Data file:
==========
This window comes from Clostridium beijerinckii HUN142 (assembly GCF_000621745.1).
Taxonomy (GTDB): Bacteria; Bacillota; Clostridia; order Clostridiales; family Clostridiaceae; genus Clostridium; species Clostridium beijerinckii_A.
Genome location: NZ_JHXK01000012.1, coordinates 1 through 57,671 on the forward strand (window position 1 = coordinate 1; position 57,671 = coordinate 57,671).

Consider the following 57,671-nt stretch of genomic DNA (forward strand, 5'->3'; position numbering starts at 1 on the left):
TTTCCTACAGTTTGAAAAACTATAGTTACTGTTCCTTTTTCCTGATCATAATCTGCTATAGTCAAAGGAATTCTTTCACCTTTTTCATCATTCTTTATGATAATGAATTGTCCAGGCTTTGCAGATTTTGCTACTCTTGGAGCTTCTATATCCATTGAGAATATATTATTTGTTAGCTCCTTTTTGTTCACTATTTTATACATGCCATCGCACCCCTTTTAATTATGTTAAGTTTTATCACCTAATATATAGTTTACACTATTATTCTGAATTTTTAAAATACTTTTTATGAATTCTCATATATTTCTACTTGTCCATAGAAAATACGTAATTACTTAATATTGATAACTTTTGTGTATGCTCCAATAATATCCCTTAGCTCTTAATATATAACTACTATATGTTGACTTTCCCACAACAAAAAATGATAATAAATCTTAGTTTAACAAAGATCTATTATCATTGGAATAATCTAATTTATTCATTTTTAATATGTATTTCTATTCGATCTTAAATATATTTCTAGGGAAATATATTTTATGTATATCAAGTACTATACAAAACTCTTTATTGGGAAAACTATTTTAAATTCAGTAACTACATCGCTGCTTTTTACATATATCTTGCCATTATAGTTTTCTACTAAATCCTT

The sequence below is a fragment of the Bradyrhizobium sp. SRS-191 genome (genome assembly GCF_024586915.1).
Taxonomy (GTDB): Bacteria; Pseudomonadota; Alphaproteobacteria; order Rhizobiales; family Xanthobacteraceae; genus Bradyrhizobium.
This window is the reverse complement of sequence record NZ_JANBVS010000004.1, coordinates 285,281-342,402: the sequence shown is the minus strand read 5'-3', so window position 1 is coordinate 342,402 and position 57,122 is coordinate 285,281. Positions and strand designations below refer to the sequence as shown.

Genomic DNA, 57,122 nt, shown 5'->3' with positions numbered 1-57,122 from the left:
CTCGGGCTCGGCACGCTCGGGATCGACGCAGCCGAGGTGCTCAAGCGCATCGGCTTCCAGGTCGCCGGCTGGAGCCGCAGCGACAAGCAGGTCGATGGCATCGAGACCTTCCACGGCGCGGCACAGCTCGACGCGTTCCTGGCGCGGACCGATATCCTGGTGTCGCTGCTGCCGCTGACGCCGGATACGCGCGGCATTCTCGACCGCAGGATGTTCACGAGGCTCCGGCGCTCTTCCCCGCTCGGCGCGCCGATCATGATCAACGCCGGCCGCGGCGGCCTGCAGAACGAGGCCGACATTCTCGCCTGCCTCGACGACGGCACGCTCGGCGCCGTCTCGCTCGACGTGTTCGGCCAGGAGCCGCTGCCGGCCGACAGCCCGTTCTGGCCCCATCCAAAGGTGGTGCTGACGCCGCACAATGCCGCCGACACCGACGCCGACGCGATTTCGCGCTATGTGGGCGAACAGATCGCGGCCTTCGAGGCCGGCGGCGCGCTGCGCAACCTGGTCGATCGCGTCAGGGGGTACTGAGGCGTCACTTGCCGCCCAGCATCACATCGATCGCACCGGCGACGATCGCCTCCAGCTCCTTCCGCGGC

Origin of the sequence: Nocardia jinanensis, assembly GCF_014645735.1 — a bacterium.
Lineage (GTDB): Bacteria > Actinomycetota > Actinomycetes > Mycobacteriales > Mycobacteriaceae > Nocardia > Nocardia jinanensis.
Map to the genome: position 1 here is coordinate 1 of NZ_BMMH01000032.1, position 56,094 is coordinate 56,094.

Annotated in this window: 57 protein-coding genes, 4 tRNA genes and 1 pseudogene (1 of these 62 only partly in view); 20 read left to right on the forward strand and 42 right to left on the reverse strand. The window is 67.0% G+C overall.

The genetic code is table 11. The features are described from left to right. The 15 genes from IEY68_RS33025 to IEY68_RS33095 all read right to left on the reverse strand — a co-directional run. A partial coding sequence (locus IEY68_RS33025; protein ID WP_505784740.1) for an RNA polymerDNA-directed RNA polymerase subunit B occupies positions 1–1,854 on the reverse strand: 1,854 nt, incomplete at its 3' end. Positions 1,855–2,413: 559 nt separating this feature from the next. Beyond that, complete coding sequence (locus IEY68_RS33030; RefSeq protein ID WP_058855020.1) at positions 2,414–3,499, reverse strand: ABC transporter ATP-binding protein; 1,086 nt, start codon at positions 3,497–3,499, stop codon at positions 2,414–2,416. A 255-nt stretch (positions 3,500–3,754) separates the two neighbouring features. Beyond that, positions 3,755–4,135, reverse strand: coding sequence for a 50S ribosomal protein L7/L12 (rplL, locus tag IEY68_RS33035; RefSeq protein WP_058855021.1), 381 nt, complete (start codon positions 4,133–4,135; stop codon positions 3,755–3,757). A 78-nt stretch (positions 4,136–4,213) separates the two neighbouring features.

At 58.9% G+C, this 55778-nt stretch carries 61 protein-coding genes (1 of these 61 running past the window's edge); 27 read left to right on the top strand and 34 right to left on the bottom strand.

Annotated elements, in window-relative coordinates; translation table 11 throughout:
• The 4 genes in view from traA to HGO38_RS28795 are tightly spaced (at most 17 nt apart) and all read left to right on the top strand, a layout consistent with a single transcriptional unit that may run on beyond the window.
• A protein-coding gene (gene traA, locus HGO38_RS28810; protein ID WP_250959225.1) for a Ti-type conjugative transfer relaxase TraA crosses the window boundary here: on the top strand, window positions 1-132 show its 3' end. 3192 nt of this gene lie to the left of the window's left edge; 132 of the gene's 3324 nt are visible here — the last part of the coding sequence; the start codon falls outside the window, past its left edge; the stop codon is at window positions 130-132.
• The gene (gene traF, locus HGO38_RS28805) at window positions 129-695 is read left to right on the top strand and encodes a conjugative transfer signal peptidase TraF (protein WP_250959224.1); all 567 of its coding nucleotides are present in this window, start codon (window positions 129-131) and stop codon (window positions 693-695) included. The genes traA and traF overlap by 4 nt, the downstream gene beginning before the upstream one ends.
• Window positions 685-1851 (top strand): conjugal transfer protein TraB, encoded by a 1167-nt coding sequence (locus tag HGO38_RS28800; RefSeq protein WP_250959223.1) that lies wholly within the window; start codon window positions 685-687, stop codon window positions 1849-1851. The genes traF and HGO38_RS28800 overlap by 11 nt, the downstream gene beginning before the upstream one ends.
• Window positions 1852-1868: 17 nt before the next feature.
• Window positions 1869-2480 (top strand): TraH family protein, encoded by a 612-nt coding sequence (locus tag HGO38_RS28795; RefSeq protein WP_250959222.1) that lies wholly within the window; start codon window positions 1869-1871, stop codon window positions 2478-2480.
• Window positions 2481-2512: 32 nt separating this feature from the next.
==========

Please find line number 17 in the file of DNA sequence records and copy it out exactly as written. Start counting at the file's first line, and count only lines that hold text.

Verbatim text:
Annotated elements, in window-relative coordinates; translation table 11 throughout: